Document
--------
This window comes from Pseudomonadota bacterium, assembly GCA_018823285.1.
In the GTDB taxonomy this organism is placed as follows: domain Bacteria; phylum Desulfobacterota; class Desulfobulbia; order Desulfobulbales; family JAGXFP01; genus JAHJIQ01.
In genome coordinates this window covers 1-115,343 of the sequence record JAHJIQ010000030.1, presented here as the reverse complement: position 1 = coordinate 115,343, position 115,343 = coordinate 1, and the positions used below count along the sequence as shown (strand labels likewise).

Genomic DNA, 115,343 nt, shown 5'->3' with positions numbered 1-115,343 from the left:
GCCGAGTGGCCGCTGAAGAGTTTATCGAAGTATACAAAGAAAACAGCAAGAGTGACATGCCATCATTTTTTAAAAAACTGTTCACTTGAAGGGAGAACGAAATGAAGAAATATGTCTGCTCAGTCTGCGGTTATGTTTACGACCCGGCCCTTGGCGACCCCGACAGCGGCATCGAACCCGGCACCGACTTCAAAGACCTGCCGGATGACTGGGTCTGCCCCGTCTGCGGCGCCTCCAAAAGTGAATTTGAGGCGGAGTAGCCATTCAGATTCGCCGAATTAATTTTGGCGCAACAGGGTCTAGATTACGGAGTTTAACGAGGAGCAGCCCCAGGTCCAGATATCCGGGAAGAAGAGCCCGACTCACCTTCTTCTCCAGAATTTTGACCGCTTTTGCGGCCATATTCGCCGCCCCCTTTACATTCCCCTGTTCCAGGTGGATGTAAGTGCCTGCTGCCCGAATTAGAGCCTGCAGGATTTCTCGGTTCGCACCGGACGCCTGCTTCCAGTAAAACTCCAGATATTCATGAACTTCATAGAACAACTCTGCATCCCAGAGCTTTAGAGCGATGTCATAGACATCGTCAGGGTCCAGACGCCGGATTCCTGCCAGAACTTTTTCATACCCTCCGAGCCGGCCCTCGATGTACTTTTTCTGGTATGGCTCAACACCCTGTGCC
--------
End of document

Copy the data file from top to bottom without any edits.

This window comes from Pseudomonadota bacterium, assembly GCA_018823285.1.
In the GTDB taxonomy this organism is placed as follows: domain Bacteria; phylum Desulfobacterota; class Desulfobulbia; order Desulfobulbales; family JAGXFP01; genus JAHJIQ01.
In genome coordinates this window covers 1-115,343 of the sequence record JAHJIQ010000030.1, presented here as the reverse complement: position 1 = coordinate 115,343, position 115,343 = coordinate 1, and the positions used below count along the sequence as shown (strand labels likewise).

Genomic DNA, 115,343 nt, shown 5'->3' with positions numbered 1-115,343 from the left:
GCCGAGTGGCCGCTGAAGAGTTTATCGAAGTATACAAAGAAAACAGCAAGAGTGACATGCCATCATTTTTTAAAAAACTGTTCACTTGAAGGGAGAACGAAATGAAGAAATATGTCTGCTCAGTCTGCGGTTATGTTTACGACCCGGCCCTTGGCGACCCCGACAGCGGCATCGAACCCGGCACCGACTTCAAAGACCTGCCGGATGACTGGGTCTGCCCCGTCTGCGGCGCCTCCAAAAGTGAATTTGAGGCGGAGTAGCCATTCAGATTCGCCGAATTAATTTTGGCGCAACAGGGTCTAGATTACGGAGTTTAACGAGGAGCAGCCCCAGGTCCAGATATCCGGGAAGAAGAGCCCGACTCACCTTCTTCTCCAGAATTTTGACCGCTTTTGCGGCCATATTCGCCGCCCCCTTTACATTCCCCTGTTCCAGGTGGATGTAAGTGCCTGCTGCCCGAATTAGAGCCTGCAGGATTTCTCGGTTCGCACCGGACGCCTGCTTCCAGTAAAACTCCAGATATTCATGAACTTCATAGAACAACTCTGCATCCCAGAGCTTTAGAGCGATGTCATAGACATCGTCAGGGTCCAGACGCCGGATTCCTGCCAGAACTTTTTCATACCCTCCGAGCCGGCCCTCGATGTACTTTTTCTGGTATGGCTCAACACCCTGTGCC